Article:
“Who did this to you, Zach? Did this happen here in this town?” The officer's words spun a safe haven for sharing secrets, soft, insistent and not very cop-like. Zach shied away instantly from the gentle touch, an icy blade of uncertainty pinching his skin as he contemplated being in the dark church grounds on his own with this man. He seemed friendly enough, but what if it was just another act? Cautiously, and trying not reveal his intentions, he looked to his left and then to his right. If he was going to run, he needed a head start and being held or cornered would take that head start away. To the right, dense foliage blocked an exit, to the left was the gate to the churchyard and the shadowy grave stones. That was his best bet. He shifted his weight to his right foot, ready in a moment to push himself away and to vault the gate. His leg shook with the added pressure, and he knew he would probably fall at the first hurdle. Still, any plan offered more hope than no plan.

“I fell,” he said firmly, the same line he had used for most of his life, the same line that earned him looks that ranged from pity to doubt. When he had said those words to people from organizers at the soup kitchen, to cops on the corner, to the owner of the homeless hostel, he had been sworn at, propositioned, cried at, or pushed away in disgust. He wasn't expecting much from another man in authority.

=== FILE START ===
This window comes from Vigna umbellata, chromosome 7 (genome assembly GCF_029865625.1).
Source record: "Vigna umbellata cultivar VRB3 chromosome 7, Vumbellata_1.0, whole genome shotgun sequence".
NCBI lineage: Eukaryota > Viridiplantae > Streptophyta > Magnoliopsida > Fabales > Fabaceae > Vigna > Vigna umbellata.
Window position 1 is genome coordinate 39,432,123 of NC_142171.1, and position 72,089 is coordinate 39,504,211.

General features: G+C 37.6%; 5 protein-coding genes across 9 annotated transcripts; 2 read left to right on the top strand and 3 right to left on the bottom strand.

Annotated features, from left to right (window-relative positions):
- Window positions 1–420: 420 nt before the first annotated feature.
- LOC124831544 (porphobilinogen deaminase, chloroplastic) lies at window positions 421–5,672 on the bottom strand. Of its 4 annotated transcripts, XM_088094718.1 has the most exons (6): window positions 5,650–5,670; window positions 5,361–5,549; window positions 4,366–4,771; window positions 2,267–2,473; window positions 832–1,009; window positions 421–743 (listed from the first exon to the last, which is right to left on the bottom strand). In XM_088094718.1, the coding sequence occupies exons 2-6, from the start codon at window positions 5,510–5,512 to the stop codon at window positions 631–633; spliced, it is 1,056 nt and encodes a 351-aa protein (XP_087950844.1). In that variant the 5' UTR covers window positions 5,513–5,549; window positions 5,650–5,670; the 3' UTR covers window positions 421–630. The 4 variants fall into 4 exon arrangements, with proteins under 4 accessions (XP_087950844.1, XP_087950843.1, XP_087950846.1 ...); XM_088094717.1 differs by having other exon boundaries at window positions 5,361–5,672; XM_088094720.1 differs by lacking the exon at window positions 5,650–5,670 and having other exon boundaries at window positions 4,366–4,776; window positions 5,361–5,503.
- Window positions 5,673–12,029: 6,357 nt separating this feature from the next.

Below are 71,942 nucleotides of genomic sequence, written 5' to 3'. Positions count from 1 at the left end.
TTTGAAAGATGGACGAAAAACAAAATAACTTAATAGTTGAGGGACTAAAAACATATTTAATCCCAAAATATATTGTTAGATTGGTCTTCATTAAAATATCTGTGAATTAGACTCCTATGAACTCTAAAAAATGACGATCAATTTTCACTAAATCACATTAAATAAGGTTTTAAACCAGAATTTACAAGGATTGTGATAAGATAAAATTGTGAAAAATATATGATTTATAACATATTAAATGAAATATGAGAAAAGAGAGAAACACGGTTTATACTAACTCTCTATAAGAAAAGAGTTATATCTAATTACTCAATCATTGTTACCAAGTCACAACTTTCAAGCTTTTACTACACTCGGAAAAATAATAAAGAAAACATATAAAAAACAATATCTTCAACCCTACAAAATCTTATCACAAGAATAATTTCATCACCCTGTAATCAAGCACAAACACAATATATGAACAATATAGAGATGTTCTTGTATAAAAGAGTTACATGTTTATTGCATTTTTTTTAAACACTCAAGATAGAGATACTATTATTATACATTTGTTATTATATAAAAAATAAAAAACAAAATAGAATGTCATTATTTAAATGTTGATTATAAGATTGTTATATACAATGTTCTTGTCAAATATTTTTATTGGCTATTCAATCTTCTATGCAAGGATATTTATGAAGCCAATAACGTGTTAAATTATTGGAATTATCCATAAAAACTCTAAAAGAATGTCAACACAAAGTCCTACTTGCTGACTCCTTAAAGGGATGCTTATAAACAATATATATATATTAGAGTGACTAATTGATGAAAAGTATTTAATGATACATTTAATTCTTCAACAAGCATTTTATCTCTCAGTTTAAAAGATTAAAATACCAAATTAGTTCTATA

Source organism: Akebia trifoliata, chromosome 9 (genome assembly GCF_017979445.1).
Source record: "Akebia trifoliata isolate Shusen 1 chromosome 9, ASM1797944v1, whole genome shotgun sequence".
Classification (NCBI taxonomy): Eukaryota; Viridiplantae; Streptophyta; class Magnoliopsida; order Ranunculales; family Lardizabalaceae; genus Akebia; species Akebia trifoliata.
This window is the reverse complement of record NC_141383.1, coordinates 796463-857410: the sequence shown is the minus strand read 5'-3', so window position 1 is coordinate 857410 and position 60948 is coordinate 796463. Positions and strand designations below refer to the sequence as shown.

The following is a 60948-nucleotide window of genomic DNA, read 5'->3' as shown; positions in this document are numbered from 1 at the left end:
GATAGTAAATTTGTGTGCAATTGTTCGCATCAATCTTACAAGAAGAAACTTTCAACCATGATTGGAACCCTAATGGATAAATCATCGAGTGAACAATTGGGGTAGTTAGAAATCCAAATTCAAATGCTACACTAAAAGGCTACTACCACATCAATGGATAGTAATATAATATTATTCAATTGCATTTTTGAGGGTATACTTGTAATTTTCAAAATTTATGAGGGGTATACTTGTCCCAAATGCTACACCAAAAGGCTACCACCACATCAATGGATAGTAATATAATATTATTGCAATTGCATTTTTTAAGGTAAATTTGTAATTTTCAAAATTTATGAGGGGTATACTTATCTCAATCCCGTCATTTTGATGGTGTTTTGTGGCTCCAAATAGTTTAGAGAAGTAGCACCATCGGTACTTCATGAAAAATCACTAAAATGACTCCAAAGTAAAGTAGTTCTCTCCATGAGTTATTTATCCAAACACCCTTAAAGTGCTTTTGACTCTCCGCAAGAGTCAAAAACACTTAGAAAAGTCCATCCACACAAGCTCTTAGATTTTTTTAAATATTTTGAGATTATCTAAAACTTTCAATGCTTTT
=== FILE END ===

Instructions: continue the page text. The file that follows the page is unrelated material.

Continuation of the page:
“Uh huh.” The officer didn't push for any more information, just nodded at the simple statement and took a step back and away. He spoke directly into his radio. “I'm heading home now. It was nothing to worry about at the church.” Static broke the calm of the snow-deadened air, and a tinny voice acknowledged the radio message with a series of codes and a single name, Ben. The cop looked back at Zach, and Zach gauged that now the cop was two steps away from him, heading for the gate would be easier. “You can't sleep here. I'll find you a room for tonight, and we'll deal with the rest in the morning.”

Zach's eyes widened. He wasn't going anywhere with any stranger, not unless he was under arrest. This cop was going to find him a room? Probably some out of the way no-tell motel. Shit. No way this side of never was that happening. He had barely got away with his life two nights before from a proposal far more wrapped in the suggestion of hope than what the cop was giving him. Zach was so past being gullible.

Pulling himself to his full height, he thinned his lips in determination. He was not swapping one hell for another, not a chance.

“No. Thank you, but, no, I have to… go to the station for the train.” He tried not to let hopelessness into his voice, attempted to sound self-assured around the chattering of his teeth. He sounded out the words in his head, and he knew exactly what he was saying. He clearly had some sort of purpose for being on the bench in the snow on Christmas Eve and the cop should respect that. It was a free country.

“Okay, Zach,” the cop sighed, “we can do this one of two ways. It's late, and it is the night before Christmas. I really want to go home to be with my family and you are kind of making this all very difficult. Now you can come with me, get a decent meal, a shower and maybe some warmer clothes and then you can sleep for the night in a warm bed. This can be all your own choice, or I can make it official and arrest you, then force you to go.”